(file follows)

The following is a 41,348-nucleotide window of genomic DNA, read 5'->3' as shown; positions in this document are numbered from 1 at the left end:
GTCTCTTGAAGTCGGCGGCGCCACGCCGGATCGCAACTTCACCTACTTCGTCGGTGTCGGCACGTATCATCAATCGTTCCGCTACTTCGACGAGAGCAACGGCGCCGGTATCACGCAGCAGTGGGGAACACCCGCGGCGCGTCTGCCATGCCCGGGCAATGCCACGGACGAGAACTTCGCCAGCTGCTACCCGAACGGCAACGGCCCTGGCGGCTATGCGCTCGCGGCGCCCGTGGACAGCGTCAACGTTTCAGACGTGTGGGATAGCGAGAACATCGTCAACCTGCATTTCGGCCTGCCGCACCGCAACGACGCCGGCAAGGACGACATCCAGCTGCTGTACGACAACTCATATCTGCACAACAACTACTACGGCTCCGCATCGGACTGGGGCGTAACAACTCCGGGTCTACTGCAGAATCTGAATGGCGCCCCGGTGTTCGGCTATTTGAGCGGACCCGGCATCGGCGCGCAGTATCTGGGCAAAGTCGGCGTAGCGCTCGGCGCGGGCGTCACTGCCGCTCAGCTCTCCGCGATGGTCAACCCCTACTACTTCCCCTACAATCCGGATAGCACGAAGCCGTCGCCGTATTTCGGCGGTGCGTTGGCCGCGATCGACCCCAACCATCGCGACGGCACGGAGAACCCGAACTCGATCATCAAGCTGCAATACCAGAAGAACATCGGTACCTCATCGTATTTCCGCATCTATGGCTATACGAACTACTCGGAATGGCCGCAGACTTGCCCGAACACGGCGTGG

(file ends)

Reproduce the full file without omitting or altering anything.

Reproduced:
The following is a 41,348-nucleotide window of genomic DNA, read 5'->3' as shown; positions in this document are numbered from 1 at the left end:
GTCTCTTGAAGTCGGCGGCGCCACGCCGGATCGCAACTTCACCTACTTCGTCGGTGTCGGCACGTATCATCAATCGTTCCGCTACTTCGACGAGAGCAACGGCGCCGGTATCACGCAGCAGTGGGGAACACCCGCGGCGCGTCTGCCATGCCCGGGCAATGCCACGGACGAGAACTTCGCCAGCTGCTACCCGAACGGCAACGGCCCTGGCGGCTATGCGCTCGCGGCGCCCGTGGACAGCGTCAACGTTTCAGACGTGTGGGATAGCGAGAACATCGTCAACCTGCATTTCGGCCTGCCGCACCGCAACGACGCCGGCAAGGACGACATCCAGCTGCTGTACGACAACTCATATCTGCACAACAACTACTACGGCTCCGCATCGGACTGGGGCGTAACAACTCCGGGTCTACTGCAGAATCTGAATGGCGCCCCGGTGTTCGGCTATTTGAGCGGACCCGGCATCGGCGCGCAGTATCTGGGCAAAGTCGGCGTAGCGCTCGGCGCGGGCGTCACTGCCGCTCAGCTCTCCGCGATGGTCAACCCCTACTACTTCCCCTACAATCCGGATAGCACGAAGCCGTCGCCGTATTTCGGCGGTGCGTTGGCCGCGATCGACCCCAACCATCGCGACGGCACGGAGAACCCGAACTCGATCATCAAGCTGCAATACCAGAAGAACATCGGTACCTCATCGTATTTCCGCATCTATGGCTATACGAACTACTCGGAATGGCCGCAGACTTGCCCGAACACGGCGTGG